The average one-way commute in America is 26.1 minutes. Over five days that adds up to 4.35 hours. And if you have an “extreme commute,” defined by the U.S. Census Bureau as lasting 90 minutes or more each way, that’s 15 hours or more on the road (or bus or train) a week.

The upside: That’s valuable time to use to your advantage, whether it’s to catch up on work, grow professionally, or allow yourself some me time. Try one of these creative tips for a productive, happy commute.

1. Learn Something New

Need to keep your eyes on the road? Seek out audiobooks or podcasts relevant to your profession. “When I was starting a new role at work, it required some different skills so I listened to audiobooks about topics like leadership and agile methodology,” says Juliya Margolin, a director of product development at Prudential, who commutes by car from Brooklyn to company headquarters in Newark—typically at least an hour-long trip.

Ask co-workers or mentors for recommendations, and embrace absorbing knowledge on varied platforms. “Audio is a great way to diversify how I consume information,” Margolin says. “Most of the time I’m reading on a computer. Listening is a way to immerse myself in a subject in a different, enriching way.” Margolin also makes progress on the novels her book club is reading by listening to them during her commute.

2. Get a Jump Start on Your Day

When she’s commuting to Newark via train, Lizzie Tucker takes out her laptop and dives into work before she even sets foot in the office. “Having been a consultant, I got comfortable with learning to work anywhere I could set up. I’ll get caught up with emails, or may work on a PowerPoint presentation, or anything that I need to be doing,” says Tucker, who is Vice-President, Head of Early Talent Acquisition at Prudential. “It sets me up well for the day.”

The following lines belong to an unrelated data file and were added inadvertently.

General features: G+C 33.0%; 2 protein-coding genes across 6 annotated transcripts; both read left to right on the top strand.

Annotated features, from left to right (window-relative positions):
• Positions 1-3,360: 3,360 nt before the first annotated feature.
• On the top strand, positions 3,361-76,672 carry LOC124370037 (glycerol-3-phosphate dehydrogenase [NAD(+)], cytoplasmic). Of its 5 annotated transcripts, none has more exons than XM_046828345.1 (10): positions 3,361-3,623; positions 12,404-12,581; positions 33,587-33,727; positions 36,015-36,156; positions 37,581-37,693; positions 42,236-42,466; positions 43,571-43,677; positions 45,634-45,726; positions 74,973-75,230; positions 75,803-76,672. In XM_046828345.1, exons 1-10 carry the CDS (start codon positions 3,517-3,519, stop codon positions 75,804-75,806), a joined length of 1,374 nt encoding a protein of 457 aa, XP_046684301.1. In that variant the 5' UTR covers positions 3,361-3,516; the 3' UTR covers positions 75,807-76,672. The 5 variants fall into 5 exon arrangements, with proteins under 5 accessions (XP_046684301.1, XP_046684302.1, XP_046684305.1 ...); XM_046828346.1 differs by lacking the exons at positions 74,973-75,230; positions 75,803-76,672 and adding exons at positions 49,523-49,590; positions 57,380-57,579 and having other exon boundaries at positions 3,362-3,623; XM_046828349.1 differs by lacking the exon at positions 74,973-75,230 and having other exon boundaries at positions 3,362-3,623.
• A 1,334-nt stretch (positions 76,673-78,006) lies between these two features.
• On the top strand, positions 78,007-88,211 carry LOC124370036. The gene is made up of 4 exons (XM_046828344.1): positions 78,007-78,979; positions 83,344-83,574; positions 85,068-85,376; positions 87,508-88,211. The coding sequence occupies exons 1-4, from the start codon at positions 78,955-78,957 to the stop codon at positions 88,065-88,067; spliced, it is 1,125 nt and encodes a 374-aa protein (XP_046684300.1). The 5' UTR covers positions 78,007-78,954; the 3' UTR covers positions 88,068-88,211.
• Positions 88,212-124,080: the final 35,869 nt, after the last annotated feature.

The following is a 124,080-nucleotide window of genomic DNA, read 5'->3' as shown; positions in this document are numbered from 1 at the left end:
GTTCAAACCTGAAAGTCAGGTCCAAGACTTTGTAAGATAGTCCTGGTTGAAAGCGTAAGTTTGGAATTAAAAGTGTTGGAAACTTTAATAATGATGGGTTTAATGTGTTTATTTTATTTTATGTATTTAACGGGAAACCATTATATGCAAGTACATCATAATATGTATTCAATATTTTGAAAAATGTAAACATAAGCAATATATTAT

3. Flex Your Travel Hours

Instead of attempting to muscle through New York City’s peak rush-hour traffic from 7:30-8:30 AM, Margolin leaves her home in Brooklyn around 8:30—and makes it to work in less time, and with far less aggravation. Despite her later start, she still gets in at a respectable 9:30 AM.

“My team is focused on getting things done and less about face time,” Margolin says. “Some days I do have to come in for 8:30 or 9 AM meetings, so of course I’m flexible when needed and use judgment as to what meetings are crucial.”

At the end of the day, Margolin uses the same strategy, leaving a little later, after 6 PM, to avoid the 4:30 to 6 PM traffic crunch. She uses that time productively too: “I go to the gym on site at work and get in my workout before heading home.”

4. Connect With Friends and Family

Commuting is a great time to touch base with the people who matter to you most, with a real, live hands-free conversation. “I catch up with my friends or my parents on the commute, using a Bluetooth headset,” Margolin says. Sometimes she makes quick stops during her 50-minute drive to see relatives who live on her route home. Maintaining those connections pays off in a big way: Studies suggest that having strong relationships can translate to better healthOpens in a new window, less stress, and better performance at work.

5. Mix It Up

Tucker drives to work some days, while on others she chooses to hop a subway to a connecting train. “The change of scenery keeps my daily commute from becoming stale,” she says. Plug in your address in your maps app for alternative routes, via car or transit, that don't tag on too much extra time, and hey, might even get you home faster.

6. Change Your Mindset

Tucker sees the positive in commuting: “I take it as time to zone out and listen to music and reflect on the day,” she says. Margolin describes her commute as “almost zen; it’s time to be with myself,” she says. “Driving in New York is challenging. That is also what makes it a great exercise on meditating, and learning how to be more at peace.”

Author: Gail O'Connor
Source: The MuseOpens in a new window